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VIDEO: Remembrance Run raises awareness of  Stewart, Indigenous boarding schools

By Bob Conrad

Video by Bob and Nate Conrad

CARSON CITY – Yerington Paiute Tribal member and cross-country runner Kutoven Stevens this past weekend led a run in memory of those who survived – and those who did not – living at the Stewart Indian School.

The school, the only boarding school of its kind in Nevada, was operated by the federal government from the 1800s through 1980. 

Children as young as four were taken from Tribal lands and forced into adopting Christianity, stripped of their native languages and subjected to military-style discipline and white assimilation at federal boarding schools across the United States. 

“We care about all the Native Americans, especially those who had to deal with boarding schools personally,” Stevens said after he finished a 50-mile run from Yerington to the school. “This generational trauma still affects my people today, and I want to finally give them the outlet and opportunity to heal what has been broken for so long.”

He led the run from the Yerington Paiute reservation to raise awareness about the traumas endured by generations of Indigenous Americans. The run began Friday and ended at the school Sunday afternoon.

Stevens said the run in part was to remember his great grandfather who, at age 8, repeatedly ran away from the Stewart School, making the 50-mile trek to his home with the Yerington Paiute Tribe. 

“If it was 100 years ago, that could’ve been me. I could have been stolen from my family,” he said. “People don’t know that. Each and every one of you, you should care.”

Image: Bob Conrad / This Is Reno

Nearly 200 people are buried at the Stewart school’s cemetery, according to reporting in the Reno News & Review:

“176 Stewart cemetery graves are cataloged. The people interred beneath those markers were students who died while enrolled at the school, staff members, alumni, and their relatives.  About half of those buried in the 176 plots listed on [the] Find a Grave [website] were adults, the rest were children, including some infants. Students who died at the school also are buried in other cemeteries around Northern Nevada.”

A large gathering after the run honored and recognized Stevens and those who suffered from the legacy of boarding schools.

Graves at the Stewart Indian School. Image: Nate Conrad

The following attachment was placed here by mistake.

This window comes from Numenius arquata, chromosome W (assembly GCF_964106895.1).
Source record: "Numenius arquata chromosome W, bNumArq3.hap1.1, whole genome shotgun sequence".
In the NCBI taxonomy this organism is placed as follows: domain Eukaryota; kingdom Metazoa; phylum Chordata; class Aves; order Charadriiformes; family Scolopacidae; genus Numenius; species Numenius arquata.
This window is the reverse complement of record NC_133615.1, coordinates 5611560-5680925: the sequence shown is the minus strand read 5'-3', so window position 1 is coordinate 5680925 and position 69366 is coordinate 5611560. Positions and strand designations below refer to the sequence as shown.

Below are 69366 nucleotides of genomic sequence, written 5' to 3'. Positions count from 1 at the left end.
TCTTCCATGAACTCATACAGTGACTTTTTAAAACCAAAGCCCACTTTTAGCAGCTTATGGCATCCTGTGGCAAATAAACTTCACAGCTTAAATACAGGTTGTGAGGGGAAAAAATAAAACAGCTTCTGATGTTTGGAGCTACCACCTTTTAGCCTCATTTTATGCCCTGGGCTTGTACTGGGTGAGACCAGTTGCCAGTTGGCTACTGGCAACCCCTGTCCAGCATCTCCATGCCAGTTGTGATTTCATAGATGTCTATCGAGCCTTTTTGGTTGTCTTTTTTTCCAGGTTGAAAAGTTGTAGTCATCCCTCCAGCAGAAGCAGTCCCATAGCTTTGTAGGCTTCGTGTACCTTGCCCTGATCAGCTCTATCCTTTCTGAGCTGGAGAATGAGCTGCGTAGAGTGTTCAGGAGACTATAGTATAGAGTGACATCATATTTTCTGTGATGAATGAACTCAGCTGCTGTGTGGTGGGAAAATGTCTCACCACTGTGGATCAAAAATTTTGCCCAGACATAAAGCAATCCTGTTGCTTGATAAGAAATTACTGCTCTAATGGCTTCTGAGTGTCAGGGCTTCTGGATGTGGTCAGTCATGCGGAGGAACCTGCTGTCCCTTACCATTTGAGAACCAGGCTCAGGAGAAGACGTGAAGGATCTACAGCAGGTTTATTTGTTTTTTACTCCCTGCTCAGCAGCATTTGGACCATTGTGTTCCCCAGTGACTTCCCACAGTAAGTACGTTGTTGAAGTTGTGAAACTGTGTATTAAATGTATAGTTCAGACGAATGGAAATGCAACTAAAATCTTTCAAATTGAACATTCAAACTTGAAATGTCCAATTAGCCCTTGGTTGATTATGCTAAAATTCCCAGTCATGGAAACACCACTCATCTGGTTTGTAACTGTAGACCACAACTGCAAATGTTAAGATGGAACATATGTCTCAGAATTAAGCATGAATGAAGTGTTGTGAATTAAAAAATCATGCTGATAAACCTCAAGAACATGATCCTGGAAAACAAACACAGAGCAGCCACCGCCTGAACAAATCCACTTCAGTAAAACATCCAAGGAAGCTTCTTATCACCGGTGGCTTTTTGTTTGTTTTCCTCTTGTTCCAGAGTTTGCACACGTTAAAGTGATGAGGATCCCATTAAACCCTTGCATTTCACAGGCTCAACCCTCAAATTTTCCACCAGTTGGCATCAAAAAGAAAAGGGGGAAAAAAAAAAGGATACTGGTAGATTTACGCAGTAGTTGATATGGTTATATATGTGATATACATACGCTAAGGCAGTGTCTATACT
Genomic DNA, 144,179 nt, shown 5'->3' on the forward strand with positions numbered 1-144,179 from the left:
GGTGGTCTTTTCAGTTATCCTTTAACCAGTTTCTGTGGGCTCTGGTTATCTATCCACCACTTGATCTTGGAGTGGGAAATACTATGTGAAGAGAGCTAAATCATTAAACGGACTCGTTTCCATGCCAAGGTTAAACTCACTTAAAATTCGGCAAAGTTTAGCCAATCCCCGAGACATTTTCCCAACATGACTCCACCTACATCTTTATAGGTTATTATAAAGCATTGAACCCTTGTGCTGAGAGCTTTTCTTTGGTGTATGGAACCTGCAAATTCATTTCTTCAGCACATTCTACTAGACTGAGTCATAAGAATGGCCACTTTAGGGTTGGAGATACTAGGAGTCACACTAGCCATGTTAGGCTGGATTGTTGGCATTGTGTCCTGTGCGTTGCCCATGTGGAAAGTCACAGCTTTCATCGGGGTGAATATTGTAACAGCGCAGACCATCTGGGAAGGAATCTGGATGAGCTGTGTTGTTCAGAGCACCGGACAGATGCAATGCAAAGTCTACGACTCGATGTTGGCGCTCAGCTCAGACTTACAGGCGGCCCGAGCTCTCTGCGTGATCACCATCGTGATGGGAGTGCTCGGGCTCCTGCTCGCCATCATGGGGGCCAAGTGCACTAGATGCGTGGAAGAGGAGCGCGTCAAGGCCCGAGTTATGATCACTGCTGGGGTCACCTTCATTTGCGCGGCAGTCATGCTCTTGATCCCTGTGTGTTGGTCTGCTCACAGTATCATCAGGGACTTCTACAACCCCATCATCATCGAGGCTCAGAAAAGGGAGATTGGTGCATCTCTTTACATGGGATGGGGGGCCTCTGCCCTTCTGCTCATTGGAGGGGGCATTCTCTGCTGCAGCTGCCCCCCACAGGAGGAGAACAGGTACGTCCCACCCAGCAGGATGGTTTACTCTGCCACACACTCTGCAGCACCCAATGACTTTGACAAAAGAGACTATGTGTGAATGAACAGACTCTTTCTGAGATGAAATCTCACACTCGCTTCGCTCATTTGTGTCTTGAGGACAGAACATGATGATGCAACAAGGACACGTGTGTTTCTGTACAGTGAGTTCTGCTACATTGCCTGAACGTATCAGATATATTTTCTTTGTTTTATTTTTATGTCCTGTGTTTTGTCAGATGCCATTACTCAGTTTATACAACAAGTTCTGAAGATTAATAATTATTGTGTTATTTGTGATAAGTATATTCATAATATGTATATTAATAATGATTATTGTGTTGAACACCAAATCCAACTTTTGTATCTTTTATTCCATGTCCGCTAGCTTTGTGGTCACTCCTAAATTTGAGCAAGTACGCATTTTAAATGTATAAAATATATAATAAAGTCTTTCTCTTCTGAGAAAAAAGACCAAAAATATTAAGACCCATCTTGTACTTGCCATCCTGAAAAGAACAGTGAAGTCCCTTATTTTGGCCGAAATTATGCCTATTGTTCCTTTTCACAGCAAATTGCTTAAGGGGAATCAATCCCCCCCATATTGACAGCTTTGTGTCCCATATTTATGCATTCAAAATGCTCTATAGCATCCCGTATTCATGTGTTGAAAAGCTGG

Olympian Billy Mills and Amber Torres, chair of the Walker River Paiute Tribe, attended and gave remarks at the event. Mills, a member of the Oglala Sioux Tribe, was the first Indigenous American to win a gold medal in the 10,000 meter run at the 1964 Olympics in Tokyo.

Nevada Governor Steve Sisolak, who also attended the remembrance ceremony, late last year apologized on behalf of the government for what happened to Indigenous Americans at the Stewart Indian School.

“It was a dark time in our history that this happened,” Sisolak said.

Olympian Billy Mills , Kutoven Stevens, Gov. Steve Sisolak and Amber Torres at the remembrance ceremony. Image: Bob Conrad / This Is Reno

U.S. Senator Catherine Cortez Masto (D-Nev.) was on hand and gave Stevens official Congressional recognition for his activism and success as a runner. She also touted her work on the Senate Committee for Indian Affairs and work with Department of Interior Secretary Deb Haaland, the first Indigenous to serve as a federal cabinet secretary.

She said a federal report documented more than 400 federally funded schools from the late 1800s existed to dismantle traditional native cultures.

“There is much more that we can do in this country to grapple with this heavy history,” she said. “The first report from that investigation … documented over 400 schools in 37 states or territories … 

“If you read this report, it was about cultural assimilation and taking away the land from our tribal communities and Native Americans across the country,” she added. “One of the schools identified in this report was the Stewart Indian School.”

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